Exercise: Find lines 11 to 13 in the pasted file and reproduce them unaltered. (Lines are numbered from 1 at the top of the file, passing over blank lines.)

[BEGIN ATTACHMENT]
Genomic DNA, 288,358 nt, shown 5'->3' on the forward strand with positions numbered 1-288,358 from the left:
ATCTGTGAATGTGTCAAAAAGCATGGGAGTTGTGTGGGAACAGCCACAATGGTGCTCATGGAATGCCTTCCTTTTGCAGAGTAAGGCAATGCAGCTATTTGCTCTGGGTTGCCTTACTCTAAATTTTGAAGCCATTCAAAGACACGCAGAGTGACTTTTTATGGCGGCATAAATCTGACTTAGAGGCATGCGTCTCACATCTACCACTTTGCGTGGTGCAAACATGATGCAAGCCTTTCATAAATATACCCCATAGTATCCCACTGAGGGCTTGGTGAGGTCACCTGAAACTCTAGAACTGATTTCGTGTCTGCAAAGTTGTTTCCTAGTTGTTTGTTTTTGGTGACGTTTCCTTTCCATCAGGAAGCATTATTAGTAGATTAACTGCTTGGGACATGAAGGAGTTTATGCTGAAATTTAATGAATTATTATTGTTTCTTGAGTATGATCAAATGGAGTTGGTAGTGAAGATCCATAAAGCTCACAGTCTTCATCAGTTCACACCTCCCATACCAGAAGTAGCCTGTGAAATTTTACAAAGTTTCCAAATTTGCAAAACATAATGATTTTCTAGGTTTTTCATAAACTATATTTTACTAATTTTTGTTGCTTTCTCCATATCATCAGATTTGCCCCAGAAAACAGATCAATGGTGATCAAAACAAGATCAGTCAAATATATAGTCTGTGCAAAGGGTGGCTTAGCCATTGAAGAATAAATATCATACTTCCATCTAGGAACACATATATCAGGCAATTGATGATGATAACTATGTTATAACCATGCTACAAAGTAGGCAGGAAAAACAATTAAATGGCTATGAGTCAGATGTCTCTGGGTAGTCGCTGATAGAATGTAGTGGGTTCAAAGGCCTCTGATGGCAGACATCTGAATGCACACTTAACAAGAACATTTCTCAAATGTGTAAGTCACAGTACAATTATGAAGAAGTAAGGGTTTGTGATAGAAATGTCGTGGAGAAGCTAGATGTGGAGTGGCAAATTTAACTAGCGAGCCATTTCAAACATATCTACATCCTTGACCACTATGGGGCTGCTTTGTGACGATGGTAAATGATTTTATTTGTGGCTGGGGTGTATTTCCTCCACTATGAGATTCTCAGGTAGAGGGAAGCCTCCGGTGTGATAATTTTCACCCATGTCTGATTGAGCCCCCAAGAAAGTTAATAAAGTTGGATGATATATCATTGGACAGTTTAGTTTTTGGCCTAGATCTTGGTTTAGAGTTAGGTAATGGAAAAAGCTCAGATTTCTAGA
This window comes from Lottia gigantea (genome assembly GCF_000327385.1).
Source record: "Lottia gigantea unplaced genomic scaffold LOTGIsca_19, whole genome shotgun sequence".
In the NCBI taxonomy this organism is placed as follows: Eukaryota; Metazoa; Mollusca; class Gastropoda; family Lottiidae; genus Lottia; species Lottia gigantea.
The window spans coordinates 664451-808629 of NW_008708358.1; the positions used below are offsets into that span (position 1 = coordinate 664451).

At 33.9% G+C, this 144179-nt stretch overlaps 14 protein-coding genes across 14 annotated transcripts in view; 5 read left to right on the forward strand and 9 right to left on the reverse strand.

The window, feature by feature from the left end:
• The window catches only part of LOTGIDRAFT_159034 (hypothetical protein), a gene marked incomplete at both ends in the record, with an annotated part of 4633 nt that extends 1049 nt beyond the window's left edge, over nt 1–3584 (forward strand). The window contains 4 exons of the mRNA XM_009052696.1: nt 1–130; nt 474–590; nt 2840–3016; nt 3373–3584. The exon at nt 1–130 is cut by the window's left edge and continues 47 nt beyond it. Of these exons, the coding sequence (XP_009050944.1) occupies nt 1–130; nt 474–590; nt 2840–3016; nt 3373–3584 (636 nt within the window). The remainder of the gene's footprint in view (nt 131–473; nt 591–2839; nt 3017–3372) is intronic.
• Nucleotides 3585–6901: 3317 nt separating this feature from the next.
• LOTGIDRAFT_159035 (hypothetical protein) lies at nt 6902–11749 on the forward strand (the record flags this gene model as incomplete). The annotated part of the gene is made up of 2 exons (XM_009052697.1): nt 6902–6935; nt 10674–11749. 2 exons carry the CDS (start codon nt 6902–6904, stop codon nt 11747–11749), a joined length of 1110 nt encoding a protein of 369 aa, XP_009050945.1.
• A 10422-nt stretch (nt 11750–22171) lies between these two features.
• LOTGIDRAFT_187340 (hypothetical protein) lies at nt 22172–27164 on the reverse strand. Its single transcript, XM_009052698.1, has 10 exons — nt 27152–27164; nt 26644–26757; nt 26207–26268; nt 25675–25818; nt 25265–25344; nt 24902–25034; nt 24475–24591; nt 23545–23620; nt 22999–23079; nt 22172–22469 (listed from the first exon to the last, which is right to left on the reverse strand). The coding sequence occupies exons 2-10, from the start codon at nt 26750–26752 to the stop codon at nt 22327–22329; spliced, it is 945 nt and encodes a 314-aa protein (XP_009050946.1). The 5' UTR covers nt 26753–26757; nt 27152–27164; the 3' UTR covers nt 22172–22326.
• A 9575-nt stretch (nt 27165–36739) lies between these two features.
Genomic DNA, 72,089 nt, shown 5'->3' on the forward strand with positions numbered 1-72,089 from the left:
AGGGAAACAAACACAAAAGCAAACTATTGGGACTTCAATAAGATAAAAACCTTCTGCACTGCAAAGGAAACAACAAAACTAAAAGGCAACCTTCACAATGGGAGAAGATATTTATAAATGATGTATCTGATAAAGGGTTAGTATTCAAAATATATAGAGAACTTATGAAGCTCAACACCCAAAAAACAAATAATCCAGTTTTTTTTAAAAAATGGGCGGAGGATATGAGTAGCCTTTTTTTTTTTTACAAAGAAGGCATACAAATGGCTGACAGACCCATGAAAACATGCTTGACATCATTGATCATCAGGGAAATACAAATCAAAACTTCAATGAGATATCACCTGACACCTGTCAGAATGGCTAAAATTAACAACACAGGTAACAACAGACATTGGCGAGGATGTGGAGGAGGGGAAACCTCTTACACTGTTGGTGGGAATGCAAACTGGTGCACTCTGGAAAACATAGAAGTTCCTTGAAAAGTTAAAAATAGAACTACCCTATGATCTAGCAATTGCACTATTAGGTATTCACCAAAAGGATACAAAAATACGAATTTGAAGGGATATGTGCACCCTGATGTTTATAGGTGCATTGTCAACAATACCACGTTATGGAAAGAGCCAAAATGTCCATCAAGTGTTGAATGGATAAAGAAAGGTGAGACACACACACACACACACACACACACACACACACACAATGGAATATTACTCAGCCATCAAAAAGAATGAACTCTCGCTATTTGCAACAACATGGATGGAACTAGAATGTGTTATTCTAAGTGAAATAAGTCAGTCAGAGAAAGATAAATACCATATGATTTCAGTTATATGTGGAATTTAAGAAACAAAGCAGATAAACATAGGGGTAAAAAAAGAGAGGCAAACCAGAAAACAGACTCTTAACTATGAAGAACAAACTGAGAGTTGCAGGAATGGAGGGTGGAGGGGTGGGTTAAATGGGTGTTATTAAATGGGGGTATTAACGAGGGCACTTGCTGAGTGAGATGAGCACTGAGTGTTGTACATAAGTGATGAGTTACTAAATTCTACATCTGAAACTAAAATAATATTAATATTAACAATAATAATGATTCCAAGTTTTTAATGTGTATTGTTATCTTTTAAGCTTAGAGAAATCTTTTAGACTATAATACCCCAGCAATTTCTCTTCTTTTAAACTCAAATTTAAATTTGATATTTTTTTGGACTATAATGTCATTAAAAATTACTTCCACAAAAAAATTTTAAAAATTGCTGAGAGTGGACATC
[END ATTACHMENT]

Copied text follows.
• LOTGIDRAFT_159035 (hypothetical protein) lies at nt 6902–11749 on the forward strand (the record flags this gene model as incomplete). The annotated part of the gene is made up of 2 exons (XM_009052697.1): nt 6902–6935; nt 10674–11749. 2 exons carry the CDS (start codon nt 6902–6904, stop codon nt 11747–11749), a joined length of 1110 nt encoding a protein of 369 aa, XP_009050945.1.
• A 10422-nt stretch (nt 11750–22171) lies between these two features.
• LOTGIDRAFT_187340 (hypothetical protein) lies at nt 22172–27164 on the reverse strand. Its single transcript, XM_009052698.1, has 10 exons — nt 27152–27164; nt 26644–26757; nt 26207–26268; nt 25675–25818; nt 25265–25344; nt 24902–25034; nt 24475–24591; nt 23545–23620; nt 22999–23079; nt 22172–22469 (listed from the first exon to the last, which is right to left on the reverse strand). The coding sequence occupies exons 2-10, from the start codon at nt 26750–26752 to the stop codon at nt 22327–22329; spliced, it is 945 nt and encodes a 314-aa protein (XP_009050946.1). The 5' UTR covers nt 26753–26757; nt 27152–27164; the 3' UTR covers nt 22172–22326.